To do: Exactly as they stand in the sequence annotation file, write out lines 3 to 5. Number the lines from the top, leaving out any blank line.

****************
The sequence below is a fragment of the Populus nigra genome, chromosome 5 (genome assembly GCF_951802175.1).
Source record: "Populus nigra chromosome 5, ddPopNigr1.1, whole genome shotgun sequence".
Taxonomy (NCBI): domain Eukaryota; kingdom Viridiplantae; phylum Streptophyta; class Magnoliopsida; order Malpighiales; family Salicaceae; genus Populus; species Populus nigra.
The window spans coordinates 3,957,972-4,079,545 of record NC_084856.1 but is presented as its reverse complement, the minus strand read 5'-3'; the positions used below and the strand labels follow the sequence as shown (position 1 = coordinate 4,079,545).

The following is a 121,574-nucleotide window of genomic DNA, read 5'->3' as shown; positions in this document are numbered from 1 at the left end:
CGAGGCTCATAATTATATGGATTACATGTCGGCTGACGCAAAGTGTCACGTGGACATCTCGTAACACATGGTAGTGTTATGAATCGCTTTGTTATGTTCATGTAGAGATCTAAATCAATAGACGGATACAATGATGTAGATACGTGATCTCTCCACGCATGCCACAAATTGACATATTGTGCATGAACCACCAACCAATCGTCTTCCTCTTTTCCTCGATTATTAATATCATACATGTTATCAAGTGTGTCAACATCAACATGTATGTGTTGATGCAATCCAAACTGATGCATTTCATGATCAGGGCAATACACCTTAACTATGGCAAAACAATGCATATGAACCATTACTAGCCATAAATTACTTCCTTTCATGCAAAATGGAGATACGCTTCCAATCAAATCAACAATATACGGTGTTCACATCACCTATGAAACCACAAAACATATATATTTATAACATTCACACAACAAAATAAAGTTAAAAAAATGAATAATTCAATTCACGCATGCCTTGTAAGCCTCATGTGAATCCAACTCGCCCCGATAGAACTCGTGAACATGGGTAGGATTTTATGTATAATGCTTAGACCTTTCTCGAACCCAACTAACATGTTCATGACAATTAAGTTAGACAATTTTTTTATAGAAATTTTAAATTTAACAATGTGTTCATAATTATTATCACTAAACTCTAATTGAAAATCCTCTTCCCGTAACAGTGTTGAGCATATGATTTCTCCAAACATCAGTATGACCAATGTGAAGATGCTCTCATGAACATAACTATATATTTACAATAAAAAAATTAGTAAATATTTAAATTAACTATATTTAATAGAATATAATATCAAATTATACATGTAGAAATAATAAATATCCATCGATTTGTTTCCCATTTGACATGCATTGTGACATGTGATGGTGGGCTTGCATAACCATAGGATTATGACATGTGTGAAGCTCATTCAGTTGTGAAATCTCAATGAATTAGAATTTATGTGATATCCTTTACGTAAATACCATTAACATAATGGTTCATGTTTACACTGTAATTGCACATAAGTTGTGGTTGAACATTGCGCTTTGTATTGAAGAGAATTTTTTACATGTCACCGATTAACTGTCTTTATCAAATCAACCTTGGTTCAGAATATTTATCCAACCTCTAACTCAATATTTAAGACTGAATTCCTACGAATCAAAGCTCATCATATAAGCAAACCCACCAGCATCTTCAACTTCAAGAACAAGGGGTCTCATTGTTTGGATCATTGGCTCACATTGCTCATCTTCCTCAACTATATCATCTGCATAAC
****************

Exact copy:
Taxonomy (NCBI): domain Eukaryota; kingdom Viridiplantae; phylum Streptophyta; class Magnoliopsida; order Malpighiales; family Salicaceae; genus Populus; species Populus nigra.
The window spans coordinates 3,957,972-4,079,545 of record NC_084856.1 but is presented as its reverse complement, the minus strand read 5'-3'; the positions used below and the strand labels follow the sequence as shown (position 1 = coordinate 4,079,545).

The following is a 121,574-nucleotide window of genomic DNA, read 5'->3' as shown; positions in this document are numbered from 1 at the left end: